A simple algorithm to a good life
There are some simple algorithms to living a good life, things that just make sense. “Do unto others, as you would have others do unto you,” is a good example. This is a clear moral compass for humanity. “Wanting what you have,” a deep appreciation for what sort of opportunities we have been granted from our fortunes, smarts, and abilities to work hard.
The “Ordinary, Illuminated” algorithm starts with an optimization of graciousness, similar to wanting what you have, but more profoundly, at a deeper, moment-by-moment appreciation of the ordinary. Making space for the luminescence of consciousness, no matter what is happening.
Grace with the present and with others is what we hope to optimize in our examined lives, but how we obtain it is also an important part of our algorithm. We will not attain true grace and the wisdom we seek without minimizing grasping and aversion. Grasping and aversion come naturally, but take us away from grace, and require practice in mindfulness to minimize. They are opposite sides of the same coin of suffering. Grasping is an active attempt to seek something positive, while aversion is pushing away something we do not want to deal with because it is too difficult or painful. We grasp for pleasures—a new car or new clothing or the neighbor’s house—and we are adverse to suffering—buying insurance or taking care of our health by getting on the elliptical.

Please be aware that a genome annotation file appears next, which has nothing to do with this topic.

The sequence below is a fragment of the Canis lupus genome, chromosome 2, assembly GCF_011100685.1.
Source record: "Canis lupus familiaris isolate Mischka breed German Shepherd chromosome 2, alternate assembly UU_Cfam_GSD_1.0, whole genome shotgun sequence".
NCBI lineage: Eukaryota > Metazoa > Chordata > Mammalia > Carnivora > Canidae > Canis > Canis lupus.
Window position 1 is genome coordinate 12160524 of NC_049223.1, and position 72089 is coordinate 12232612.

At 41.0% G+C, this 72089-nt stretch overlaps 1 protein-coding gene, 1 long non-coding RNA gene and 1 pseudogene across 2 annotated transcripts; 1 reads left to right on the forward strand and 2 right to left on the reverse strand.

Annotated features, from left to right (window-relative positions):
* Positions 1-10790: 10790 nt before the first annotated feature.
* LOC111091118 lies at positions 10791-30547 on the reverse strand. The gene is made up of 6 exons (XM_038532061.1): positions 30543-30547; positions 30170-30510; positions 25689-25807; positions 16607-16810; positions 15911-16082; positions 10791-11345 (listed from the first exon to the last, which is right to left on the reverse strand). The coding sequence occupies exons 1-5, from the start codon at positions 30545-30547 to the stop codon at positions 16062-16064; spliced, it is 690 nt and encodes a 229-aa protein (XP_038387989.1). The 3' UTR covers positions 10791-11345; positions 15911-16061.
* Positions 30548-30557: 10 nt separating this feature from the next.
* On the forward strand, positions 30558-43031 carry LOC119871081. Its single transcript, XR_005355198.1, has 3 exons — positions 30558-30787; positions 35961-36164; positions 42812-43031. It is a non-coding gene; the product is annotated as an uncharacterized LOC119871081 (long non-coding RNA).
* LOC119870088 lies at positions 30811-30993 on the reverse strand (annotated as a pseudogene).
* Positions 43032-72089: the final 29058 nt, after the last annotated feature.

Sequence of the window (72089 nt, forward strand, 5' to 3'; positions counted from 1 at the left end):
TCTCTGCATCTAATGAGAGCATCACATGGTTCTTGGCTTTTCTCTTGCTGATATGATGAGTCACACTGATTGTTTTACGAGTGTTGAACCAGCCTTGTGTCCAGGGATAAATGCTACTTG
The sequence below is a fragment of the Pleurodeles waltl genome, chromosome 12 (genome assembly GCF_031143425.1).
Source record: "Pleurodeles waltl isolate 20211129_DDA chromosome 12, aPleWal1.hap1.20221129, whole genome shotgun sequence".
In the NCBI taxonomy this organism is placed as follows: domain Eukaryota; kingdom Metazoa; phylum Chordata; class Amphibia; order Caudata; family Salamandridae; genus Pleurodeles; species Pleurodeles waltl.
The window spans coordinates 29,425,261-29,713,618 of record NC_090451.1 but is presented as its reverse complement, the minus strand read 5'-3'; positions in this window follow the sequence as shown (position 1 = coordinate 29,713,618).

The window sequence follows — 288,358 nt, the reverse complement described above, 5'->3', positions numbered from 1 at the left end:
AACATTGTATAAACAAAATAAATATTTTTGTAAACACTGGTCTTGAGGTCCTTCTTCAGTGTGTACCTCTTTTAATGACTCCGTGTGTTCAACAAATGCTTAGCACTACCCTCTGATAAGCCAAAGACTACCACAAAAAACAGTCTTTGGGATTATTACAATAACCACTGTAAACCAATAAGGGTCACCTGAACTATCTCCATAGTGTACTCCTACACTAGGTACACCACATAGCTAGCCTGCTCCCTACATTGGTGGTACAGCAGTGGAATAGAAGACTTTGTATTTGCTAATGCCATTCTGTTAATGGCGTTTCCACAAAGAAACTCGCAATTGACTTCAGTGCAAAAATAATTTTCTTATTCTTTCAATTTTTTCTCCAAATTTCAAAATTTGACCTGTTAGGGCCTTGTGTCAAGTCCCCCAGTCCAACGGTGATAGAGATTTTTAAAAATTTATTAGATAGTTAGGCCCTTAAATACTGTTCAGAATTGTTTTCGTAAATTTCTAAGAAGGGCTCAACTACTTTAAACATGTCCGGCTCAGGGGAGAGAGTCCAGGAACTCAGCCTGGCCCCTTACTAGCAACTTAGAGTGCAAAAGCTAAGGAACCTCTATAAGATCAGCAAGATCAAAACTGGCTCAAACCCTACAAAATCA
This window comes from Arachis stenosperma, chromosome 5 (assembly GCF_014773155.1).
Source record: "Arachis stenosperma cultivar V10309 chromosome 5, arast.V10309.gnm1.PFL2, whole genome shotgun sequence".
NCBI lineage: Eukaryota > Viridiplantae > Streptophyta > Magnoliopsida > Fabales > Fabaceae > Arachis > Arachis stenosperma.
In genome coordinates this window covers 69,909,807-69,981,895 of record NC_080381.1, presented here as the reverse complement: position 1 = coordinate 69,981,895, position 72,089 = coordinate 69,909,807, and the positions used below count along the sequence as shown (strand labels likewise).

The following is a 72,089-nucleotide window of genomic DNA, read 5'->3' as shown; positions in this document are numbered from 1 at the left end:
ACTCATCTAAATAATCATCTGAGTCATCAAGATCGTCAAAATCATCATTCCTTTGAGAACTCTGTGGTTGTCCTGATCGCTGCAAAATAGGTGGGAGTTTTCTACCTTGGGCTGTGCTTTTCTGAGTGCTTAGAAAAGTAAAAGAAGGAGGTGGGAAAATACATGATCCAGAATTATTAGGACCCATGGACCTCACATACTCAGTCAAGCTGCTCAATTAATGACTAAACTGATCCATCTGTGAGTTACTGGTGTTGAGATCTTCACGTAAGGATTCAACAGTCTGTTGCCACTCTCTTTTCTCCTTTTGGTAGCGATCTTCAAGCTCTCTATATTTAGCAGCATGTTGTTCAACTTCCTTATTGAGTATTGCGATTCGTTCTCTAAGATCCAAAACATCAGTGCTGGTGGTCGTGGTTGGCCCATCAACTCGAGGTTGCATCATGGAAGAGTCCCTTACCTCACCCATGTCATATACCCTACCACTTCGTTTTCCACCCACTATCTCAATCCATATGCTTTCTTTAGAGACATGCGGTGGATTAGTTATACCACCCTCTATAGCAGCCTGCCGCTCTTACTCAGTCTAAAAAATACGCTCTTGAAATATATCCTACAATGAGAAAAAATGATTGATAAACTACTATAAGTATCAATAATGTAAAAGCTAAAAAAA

If we appreciate the present, really gain the gems of being consciousness, being with what is, and not grasping for transitory pleasures or being adverse to impermanent suffering; we will find grace, in our lifetimes, many times over.